17th June

Another little sprinkle of migrants at the Bill today, where singles of Curlew, Yellow WagtailReed Warbler, Blackcap and Spotted Flycatcher all put in appearances. The sea came up with nothing more than 2 Manx Shearwaters through off the Bill.

Marbled White and Yellow Wagtail - Tout Quarry and Portland Bill, 17th June 2015 © Ken Dolbear (Marbled White) and Nick Hopper (Yellow Wagtail)
...the Yellow Wagtail was bombing about overhead for much of the morning and from Nick's photos looks to be something other than a standard British Yellow Wag. On the off chance of a fly-by Bee-eater or something similar Nick had left his nocturnal recording gear switched on well into the morning and the first pass of the Yellow Wagtail was captured - together with a woefully late shout from one of the clearly audibly-challenged patio dwellers! 

Finally, a little curiosity from yesterday. We didn't give this demonstrably obvious Reed Warbler more than a second glance when we came across it in a net at the Obs:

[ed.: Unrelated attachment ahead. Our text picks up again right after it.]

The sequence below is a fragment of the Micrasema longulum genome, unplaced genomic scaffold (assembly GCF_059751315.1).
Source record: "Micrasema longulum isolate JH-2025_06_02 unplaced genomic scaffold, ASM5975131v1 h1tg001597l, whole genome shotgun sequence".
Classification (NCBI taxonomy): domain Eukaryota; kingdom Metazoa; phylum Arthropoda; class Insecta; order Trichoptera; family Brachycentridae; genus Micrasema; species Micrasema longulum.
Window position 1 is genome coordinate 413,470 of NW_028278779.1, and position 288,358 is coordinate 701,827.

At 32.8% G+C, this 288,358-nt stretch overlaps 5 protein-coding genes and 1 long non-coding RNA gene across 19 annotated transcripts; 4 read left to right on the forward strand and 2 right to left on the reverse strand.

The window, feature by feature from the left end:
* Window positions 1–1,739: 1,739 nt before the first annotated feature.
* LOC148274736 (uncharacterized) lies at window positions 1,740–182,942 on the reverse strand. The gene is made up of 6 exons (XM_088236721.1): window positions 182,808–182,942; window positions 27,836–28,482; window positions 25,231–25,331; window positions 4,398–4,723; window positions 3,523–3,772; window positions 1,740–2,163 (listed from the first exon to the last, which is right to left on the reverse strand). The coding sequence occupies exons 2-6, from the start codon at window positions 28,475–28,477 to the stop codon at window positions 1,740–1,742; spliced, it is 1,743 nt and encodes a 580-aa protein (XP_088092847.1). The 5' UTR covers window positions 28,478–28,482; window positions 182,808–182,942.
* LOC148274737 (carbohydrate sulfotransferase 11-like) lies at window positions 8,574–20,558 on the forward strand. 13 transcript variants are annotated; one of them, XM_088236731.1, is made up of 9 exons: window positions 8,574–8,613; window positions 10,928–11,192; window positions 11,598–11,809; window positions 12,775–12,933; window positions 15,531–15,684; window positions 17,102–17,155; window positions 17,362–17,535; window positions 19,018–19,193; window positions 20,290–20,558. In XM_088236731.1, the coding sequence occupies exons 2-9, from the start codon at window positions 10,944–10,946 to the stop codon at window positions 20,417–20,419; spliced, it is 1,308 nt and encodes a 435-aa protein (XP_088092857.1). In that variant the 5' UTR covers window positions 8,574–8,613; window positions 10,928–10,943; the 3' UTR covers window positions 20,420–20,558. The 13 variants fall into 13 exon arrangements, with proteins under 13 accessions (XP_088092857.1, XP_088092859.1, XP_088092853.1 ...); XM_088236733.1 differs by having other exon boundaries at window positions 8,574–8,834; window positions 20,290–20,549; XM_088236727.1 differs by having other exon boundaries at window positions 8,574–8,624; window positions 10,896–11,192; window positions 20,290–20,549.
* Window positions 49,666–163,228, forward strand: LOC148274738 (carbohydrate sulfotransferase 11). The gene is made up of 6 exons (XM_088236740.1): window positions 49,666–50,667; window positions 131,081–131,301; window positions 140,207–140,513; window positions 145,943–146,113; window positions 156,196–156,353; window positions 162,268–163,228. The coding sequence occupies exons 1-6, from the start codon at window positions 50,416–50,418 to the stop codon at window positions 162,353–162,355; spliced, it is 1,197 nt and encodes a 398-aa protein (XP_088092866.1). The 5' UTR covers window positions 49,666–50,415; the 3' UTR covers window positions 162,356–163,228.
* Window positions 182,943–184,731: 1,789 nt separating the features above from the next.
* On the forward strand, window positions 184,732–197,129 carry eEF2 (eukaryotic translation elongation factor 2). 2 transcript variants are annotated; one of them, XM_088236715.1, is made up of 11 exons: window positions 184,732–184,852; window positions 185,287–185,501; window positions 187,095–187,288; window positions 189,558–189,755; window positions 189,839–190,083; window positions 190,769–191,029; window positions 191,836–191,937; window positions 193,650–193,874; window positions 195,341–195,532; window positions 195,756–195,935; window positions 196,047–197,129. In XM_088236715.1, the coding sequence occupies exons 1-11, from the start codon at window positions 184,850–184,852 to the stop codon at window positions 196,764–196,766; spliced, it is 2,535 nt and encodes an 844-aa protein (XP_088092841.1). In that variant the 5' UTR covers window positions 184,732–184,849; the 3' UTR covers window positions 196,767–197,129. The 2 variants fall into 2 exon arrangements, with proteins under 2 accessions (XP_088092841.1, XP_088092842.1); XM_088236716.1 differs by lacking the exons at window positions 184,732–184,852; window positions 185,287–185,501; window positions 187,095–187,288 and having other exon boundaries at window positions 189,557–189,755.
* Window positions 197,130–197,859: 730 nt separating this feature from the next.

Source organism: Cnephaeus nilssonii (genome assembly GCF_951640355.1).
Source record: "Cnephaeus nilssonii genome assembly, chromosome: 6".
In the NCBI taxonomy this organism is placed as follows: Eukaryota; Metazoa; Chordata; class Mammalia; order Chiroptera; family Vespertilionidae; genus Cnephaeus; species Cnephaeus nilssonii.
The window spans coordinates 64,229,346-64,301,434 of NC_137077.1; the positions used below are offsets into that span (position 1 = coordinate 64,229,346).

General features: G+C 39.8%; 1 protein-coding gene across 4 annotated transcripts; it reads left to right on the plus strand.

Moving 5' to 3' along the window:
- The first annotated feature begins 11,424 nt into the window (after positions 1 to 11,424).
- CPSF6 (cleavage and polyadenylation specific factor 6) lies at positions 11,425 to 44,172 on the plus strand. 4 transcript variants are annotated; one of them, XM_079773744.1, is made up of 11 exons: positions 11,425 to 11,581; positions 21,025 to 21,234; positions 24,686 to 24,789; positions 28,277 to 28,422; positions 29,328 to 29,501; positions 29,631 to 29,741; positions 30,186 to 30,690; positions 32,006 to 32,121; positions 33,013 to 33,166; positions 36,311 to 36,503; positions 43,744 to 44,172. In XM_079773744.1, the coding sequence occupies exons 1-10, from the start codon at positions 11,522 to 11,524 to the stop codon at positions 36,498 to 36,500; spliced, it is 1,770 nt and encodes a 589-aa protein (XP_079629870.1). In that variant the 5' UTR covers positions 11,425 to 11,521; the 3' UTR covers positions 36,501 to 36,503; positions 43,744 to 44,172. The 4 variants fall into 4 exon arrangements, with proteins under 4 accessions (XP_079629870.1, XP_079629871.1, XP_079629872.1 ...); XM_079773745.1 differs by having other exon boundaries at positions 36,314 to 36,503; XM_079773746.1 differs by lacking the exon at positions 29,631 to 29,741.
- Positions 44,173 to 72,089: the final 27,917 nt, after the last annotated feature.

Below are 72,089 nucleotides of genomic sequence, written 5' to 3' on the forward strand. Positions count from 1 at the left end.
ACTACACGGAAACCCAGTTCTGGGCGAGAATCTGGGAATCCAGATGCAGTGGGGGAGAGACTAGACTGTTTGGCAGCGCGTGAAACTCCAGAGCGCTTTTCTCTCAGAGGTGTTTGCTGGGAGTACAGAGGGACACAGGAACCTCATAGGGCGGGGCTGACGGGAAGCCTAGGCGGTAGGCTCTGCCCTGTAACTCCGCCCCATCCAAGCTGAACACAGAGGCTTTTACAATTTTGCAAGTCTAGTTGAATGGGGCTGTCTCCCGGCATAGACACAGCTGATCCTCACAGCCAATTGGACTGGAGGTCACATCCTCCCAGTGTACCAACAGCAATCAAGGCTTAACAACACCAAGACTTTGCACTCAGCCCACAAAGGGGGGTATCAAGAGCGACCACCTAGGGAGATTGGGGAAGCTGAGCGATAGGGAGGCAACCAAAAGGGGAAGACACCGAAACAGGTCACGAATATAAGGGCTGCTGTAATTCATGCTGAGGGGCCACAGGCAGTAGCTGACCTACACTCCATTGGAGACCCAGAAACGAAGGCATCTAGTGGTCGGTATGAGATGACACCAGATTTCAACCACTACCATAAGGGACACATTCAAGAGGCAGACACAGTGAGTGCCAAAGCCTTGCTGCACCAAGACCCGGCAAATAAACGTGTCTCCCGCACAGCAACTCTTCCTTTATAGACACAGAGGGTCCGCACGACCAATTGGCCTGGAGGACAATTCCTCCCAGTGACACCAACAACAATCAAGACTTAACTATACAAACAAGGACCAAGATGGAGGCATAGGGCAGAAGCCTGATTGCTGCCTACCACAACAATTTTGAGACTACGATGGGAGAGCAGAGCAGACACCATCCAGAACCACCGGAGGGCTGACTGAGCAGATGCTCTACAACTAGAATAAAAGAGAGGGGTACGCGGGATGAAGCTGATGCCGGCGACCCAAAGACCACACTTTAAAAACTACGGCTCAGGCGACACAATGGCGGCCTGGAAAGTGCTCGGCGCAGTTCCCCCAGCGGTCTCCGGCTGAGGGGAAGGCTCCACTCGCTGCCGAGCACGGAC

However, on being measured it turned out to be well on the small side with a wing length of only 62mm; even more oddly, when we bothered to have a closer look it showed more than a trace of a second emargination (Reed Warbler usually has just the one on primary 3, whereas on Blyth's Reed both primaries 3 and 4 are emarginated):

Whilst the emargination on primary 4 clearly isn't as well formed as the one on primary 3 there's certainly a thinning of the outer web of the feather that could easily be construed as a 'proper' emargination by anyone, for example, attempting to 'read' the wing formula from a field photograph. Although a few of the biometrics fell within the Reed/Blyth's Reed overlap there was nothing else to suggest it was anything other than a Reed Warbler: the plumage was typical Reed and the likes of the wing point (primary 3 instead of primaries 3 and 4), the position of primary 2 (equal to primary 4 as opposed to as short as at least primary 5) and the position of the emargination on primary 3 (falling level with the secondaries instead of shorter than them) were all very typical for Reed.